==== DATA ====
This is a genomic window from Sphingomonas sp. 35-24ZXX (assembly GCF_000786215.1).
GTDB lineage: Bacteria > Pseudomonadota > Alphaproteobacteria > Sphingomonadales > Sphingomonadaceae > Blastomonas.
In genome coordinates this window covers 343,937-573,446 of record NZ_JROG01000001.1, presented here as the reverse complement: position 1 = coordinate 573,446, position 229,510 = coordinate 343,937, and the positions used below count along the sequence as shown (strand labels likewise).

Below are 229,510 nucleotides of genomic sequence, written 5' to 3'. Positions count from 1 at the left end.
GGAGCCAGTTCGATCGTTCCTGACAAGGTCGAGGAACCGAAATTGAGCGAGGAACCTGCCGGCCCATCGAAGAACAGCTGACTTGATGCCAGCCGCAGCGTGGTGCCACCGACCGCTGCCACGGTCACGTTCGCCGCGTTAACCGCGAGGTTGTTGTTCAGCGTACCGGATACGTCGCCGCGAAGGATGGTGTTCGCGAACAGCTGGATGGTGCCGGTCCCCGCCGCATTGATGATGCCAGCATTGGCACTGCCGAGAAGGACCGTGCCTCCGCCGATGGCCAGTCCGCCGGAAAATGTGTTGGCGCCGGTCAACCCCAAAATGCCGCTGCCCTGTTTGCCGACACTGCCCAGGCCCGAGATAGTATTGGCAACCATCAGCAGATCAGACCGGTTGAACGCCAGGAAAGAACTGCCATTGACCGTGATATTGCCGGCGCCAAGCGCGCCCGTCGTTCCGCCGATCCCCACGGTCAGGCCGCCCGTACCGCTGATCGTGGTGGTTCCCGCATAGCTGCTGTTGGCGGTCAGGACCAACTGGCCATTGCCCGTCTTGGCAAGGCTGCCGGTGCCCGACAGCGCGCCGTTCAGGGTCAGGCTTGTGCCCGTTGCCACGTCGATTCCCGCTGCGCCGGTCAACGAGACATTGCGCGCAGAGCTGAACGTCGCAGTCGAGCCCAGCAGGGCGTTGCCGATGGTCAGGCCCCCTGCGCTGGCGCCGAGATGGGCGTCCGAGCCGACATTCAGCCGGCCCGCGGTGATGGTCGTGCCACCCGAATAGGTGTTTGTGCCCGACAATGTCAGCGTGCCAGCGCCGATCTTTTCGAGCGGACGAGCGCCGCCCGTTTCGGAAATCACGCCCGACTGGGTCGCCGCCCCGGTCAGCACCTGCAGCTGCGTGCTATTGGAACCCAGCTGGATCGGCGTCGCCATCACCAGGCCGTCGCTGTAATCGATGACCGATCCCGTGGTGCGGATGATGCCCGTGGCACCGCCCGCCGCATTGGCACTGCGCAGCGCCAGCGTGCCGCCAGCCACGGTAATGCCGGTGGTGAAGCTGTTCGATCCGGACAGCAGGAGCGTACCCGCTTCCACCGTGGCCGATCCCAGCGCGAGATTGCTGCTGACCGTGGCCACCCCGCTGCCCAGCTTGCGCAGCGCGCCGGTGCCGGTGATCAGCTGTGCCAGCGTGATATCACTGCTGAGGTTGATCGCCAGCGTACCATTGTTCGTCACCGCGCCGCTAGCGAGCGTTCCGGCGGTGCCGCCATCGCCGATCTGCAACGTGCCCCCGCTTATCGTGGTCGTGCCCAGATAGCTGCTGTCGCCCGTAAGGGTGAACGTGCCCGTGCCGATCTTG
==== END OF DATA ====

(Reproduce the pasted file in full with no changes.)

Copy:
This is a genomic window from Sphingomonas sp. 35-24ZXX (assembly GCF_000786215.1).
GTDB lineage: Bacteria > Pseudomonadota > Alphaproteobacteria > Sphingomonadales > Sphingomonadaceae > Blastomonas.
In genome coordinates this window covers 343,937-573,446 of record NZ_JROG01000001.1, presented here as the reverse complement: position 1 = coordinate 573,446, position 229,510 = coordinate 343,937, and the positions used below count along the sequence as shown (strand labels likewise).

Below are 229,510 nucleotides of genomic sequence, written 5' to 3'. Positions count from 1 at the left end.
GGAGCCAGTTCGATCGTTCCTGACAAGGTCGAGGAACCGAAATTGAGCGAGGAACCTGCCGGCCCATCGAAGAACAGCTGACTTGATGCCAGCCGCAGCGTGGTGCCACCGACCGCTGCCACGGTCACGTTCGCCGCGTTAACCGCGAGGTTGTTGTTCAGCGTACCGGATACGTCGCCGCGAAGGATGGTGTTCGCGAACAGCTGGATGGTGCCGGTCCCCGCCGCATTGATGATGCCAGCATTGGCACTGCCGAGAAGGACCGTGCCTCCGCCGATGGCCAGTCCGCCGGAAAATGTGTTGGCGCCGGTCAACCCCAAAATGCCGCTGCCCTGTTTGCCGACACTGCCCAGGCCCGAGATAGTATTGGCAACCATCAGCAGATCAGACCGGTTGAACGCCAGGAAAGAACTGCCATTGACCGTGATATTGCCGGCGCCAAGCGCGCCCGTCGTTCCGCCGATCCCCACGGTCAGGCCGCCCGTACCGCTGATCGTGGTGGTTCCCGCATAGCTGCTGTTGGCGGTCAGGACCAACTGGCCATTGCCCGTCTTGGCAAGGCTGCCGGTGCCCGACAGCGCGCCGTTCAGGGTCAGGCTTGTGCCCGTTGCCACGTCGATTCCCGCTGCGCCGGTCAACGAGACATTGCGCGCAGAGCTGAACGTCGCAGTCGAGCCCAGCAGGGCGTTGCCGATGGTCAGGCCCCCTGCGCTGGCGCCGAGATGGGCGTCCGAGCCGACATTCAGCCGGCCCGCGGTGATGGTCGTGCCACCCGAATAGGTGTTTGTGCCCGACAATGTCAGCGTGCCAGCGCCGATCTTTTCGAGCGGACGAGCGCCGCCCGTTTCGGAAATCACGCCCGACTGGGTCGCCGCCCCGGTCAGCACCTGCAGCTGCGTGCTATTGGAACCCAGCTGGATCGGCGTCGCCATCACCAGGCCGTCGCTGTAATCGATGACCGATCCCGTGGTGCGGATGATGCCCGTGGCACCGCCCGCCGCATTGGCACTGCGCAGCGCCAGCGTGCCGCCAGCCACGGTAATGCCGGTGGTGAAGCTGTTCGATCCGGACAGCAGGAGCGTACCCGCTTCCACCGTGGCCGATCCCAGCGCGAGATTGCTGCTGACCGTGGCCACCCCGCTGCCCAGCTTGCGCAGCGCGCCGGTGCCGGTGATCAGCTGTGCCAGCGTGATATCACTGCTGAGGTTGATCGCCAGCGTACCATTGTTCGTCACCGCGCCGCTAGCGAGCGTTCCGGCGGTGCCGCCATCGCCGATCTGCAACGTGCCCCCGCTTATCGTGGTCGTGCCCAGATAGCTGCTGTCGCCCGTAAGGGTGAACGTGCCCGTGCCGATCTTG